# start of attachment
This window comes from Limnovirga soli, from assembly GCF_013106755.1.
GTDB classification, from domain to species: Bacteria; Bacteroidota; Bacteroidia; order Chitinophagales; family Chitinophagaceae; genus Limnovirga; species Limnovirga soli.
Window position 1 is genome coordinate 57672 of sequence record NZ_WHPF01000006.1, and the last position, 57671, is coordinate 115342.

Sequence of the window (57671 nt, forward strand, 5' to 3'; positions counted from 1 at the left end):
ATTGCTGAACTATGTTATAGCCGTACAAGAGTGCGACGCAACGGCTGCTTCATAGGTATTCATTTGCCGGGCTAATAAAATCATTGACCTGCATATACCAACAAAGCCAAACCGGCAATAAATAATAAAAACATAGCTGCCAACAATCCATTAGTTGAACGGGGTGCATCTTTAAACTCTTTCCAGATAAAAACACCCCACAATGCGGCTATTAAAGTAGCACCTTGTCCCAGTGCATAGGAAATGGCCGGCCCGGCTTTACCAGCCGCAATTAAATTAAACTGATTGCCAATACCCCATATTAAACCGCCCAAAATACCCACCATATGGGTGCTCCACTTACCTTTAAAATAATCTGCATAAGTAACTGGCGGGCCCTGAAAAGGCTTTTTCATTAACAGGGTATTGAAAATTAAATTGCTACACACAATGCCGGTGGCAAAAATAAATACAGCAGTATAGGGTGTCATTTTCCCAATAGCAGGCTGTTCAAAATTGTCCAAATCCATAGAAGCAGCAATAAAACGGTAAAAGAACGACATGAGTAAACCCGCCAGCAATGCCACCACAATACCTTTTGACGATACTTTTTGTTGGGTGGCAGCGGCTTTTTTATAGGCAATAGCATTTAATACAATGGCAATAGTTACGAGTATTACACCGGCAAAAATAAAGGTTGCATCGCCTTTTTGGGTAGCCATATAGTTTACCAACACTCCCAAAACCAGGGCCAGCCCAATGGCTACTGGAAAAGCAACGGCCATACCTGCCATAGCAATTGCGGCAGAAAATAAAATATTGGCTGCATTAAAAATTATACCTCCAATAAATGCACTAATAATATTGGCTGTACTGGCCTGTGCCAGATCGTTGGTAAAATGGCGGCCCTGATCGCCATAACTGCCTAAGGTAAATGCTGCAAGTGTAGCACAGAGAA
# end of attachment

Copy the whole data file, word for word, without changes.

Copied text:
This window comes from Limnovirga soli, from assembly GCF_013106755.1.
GTDB classification, from domain to species: Bacteria; Bacteroidota; Bacteroidia; order Chitinophagales; family Chitinophagaceae; genus Limnovirga; species Limnovirga soli.
Window position 1 is genome coordinate 57672 of sequence record NZ_WHPF01000006.1, and the last position, 57671, is coordinate 115342.

Sequence of the window (57671 nt, forward strand, 5' to 3'; positions counted from 1 at the left end):
ATTGCTGAACTATGTTATAGCCGTACAAGAGTGCGACGCAACGGCTGCTTCATAGGTATTCATTTGCCGGGCTAATAAAATCATTGACCTGCATATACCAACAAAGCCAAACCGGCAATAAATAATAAAAACATAGCTGCCAACAATCCATTAGTTGAACGGGGTGCATCTTTAAACTCTTTCCAGATAAAAACACCCCACAATGCGGCTATTAAAGTAGCACCTTGTCCCAGTGCATAGGAAATGGCCGGCCCGGCTTTACCAGCCGCAATTAAATTAAACTGATTGCCAATACCCCATATTAAACCGCCCAAAATACCCACCATATGGGTGCTCCACTTACCTTTAAAATAATCTGCATAAGTAACTGGCGGGCCCTGAAAAGGCTTTTTCATTAACAGGGTATTGAAAATTAAATTGCTACACACAATGCCGGTGGCAAAAATAAATACAGCAGTATAGGGTGTCATTTTCCCAATAGCAGGCTGTTCAAAATTGTCCAAATCCATAGAAGCAGCAATAAAACGGTAAAAGAACGACATGAGTAAACCCGCCAGCAATGCCACCACAATACCTTTTGACGATACTTTTTGTTGGGTGGCAGCGGCTTTTTTATAGGCAATAGCATTTAATACAATGGCAATAGTTACGAGTATTACACCGGCAAAAATAAAGGTTGCATCGCCTTTTTGGGTAGCCATATAGTTTACCAACACTCCCAAAACCAGGGCCAGCCCAATGGCTACTGGAAAAGCAACGGCCATACCTGCCATAGCAATTGCGGCAGAAAATAAAATATTGGCTGCATTAAAAATTATACCTCCAATAAATGCACTAATAATATTGGCTGTACTGGCCTGTGCCAGATCGTTGGTAAAATGGCGGCCCTGATCGCCATAACTGCCTAAGGTAAATGCTGCAAGTGTAGCACAGAGAA